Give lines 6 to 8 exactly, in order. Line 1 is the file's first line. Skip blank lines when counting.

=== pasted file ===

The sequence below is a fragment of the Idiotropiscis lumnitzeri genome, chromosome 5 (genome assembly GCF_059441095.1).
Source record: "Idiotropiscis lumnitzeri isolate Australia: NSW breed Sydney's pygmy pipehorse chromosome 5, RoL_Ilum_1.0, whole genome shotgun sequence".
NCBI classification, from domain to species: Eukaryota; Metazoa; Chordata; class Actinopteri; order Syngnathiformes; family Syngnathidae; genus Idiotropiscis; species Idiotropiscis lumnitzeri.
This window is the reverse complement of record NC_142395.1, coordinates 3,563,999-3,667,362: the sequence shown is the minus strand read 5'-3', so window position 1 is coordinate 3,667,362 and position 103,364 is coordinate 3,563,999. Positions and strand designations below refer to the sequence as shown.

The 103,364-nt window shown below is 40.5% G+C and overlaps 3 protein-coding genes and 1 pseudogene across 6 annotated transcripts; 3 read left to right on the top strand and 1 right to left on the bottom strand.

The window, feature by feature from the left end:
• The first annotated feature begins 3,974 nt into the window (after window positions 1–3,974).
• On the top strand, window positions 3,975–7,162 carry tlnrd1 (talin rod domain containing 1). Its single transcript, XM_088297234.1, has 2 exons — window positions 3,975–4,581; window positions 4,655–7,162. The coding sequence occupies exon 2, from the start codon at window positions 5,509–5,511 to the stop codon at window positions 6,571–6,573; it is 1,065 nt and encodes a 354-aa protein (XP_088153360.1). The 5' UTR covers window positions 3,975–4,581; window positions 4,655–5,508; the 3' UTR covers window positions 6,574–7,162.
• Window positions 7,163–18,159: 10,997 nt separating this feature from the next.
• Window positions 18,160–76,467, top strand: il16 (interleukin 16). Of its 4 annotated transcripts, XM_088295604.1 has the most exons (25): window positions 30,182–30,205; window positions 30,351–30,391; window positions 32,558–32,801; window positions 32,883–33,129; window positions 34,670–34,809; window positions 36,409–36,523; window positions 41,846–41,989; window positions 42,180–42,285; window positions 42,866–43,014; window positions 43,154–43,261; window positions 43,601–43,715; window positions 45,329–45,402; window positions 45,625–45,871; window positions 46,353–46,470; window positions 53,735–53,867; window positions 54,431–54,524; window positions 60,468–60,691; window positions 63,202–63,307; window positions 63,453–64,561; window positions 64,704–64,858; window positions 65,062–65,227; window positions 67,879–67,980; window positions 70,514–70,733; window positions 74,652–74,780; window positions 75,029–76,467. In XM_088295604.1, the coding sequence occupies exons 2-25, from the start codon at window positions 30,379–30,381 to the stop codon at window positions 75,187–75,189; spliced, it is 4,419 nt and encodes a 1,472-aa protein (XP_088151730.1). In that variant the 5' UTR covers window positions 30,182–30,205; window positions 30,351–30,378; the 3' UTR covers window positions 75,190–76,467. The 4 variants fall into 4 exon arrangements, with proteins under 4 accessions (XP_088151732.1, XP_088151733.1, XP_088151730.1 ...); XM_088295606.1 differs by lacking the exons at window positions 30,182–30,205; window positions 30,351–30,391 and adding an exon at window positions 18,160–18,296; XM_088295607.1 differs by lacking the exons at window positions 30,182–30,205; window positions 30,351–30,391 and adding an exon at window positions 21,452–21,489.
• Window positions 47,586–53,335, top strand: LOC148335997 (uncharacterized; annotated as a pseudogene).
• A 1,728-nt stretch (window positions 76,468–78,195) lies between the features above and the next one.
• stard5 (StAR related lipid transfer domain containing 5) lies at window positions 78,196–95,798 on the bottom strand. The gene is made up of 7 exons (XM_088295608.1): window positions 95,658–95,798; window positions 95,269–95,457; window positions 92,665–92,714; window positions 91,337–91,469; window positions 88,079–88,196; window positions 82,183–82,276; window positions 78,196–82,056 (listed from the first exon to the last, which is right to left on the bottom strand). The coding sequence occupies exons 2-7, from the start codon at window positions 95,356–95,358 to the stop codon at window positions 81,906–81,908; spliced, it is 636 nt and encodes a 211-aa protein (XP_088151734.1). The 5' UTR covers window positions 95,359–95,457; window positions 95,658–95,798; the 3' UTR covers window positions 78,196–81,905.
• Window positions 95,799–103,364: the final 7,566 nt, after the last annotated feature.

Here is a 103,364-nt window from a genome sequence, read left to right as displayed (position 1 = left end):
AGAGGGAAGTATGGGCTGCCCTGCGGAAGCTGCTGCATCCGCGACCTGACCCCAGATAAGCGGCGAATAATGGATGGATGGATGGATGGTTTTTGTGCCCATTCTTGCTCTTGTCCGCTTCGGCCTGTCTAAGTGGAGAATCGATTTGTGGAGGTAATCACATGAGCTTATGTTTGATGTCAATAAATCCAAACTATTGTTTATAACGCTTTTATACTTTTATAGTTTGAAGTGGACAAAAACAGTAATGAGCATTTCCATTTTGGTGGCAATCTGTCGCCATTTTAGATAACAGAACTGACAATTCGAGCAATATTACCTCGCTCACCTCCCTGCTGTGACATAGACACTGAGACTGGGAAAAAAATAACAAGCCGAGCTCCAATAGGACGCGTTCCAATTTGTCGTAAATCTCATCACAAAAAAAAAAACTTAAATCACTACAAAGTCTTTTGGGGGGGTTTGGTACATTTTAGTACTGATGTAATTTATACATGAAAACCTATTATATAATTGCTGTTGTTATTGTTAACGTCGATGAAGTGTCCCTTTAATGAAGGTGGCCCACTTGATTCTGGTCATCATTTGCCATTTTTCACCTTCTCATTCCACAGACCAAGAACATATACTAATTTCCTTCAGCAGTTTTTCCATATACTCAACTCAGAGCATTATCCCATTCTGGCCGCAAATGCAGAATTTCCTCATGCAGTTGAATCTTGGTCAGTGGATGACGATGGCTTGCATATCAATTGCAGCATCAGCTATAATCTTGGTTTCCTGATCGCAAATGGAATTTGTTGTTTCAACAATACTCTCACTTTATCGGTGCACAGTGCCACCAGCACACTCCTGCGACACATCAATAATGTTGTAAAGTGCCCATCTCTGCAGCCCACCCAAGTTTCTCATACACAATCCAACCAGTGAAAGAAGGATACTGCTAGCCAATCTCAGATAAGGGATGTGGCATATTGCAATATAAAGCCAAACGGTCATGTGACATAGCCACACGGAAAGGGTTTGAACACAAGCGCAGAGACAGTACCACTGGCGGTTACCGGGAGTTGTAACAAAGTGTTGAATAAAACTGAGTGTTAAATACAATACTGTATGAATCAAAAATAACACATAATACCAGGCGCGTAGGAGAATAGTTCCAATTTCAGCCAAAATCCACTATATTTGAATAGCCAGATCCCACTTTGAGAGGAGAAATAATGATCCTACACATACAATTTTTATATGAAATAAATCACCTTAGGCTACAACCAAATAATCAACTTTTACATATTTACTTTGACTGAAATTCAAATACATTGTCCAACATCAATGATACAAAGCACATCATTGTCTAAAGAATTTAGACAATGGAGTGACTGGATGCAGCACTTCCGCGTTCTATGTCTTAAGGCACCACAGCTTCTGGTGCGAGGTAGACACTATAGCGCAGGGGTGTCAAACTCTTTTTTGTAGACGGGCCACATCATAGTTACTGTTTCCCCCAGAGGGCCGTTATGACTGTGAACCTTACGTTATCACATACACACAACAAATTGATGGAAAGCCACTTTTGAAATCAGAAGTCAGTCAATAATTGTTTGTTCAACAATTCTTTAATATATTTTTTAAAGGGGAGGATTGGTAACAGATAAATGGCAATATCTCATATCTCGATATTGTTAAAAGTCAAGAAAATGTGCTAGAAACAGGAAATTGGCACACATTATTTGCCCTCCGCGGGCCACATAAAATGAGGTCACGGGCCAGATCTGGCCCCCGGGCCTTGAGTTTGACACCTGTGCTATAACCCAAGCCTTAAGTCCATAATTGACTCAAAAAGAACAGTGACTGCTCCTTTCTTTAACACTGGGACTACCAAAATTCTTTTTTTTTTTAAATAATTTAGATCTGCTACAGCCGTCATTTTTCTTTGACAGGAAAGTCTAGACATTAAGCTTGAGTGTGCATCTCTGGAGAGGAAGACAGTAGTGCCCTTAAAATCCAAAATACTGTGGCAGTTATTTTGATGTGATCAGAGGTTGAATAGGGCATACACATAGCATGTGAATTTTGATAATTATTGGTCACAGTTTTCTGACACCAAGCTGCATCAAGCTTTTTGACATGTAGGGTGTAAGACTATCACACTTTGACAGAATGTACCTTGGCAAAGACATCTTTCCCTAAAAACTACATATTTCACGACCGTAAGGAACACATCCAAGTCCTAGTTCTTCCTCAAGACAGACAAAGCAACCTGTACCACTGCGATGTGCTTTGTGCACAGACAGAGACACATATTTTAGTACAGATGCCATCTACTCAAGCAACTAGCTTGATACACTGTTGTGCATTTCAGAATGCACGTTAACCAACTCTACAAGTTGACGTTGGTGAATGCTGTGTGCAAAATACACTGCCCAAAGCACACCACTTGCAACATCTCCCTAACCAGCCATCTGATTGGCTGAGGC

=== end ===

The window, feature by feature from the left end:
• The first annotated feature begins 3,974 nt into the window (after window positions 1–3,974).
• On the top strand, window positions 3,975–7,162 carry tlnrd1 (talin rod domain containing 1). Its single transcript, XM_088297234.1, has 2 exons — window positions 3,975–4,581; window positions 4,655–7,162. The coding sequence occupies exon 2, from the start codon at window positions 5,509–5,511 to the stop codon at window positions 6,571–6,573; it is 1,065 nt and encodes a 354-aa protein (XP_088153360.1). The 5' UTR covers window positions 3,975–4,581; window positions 4,655–5,508; the 3' UTR covers window positions 6,574–7,162.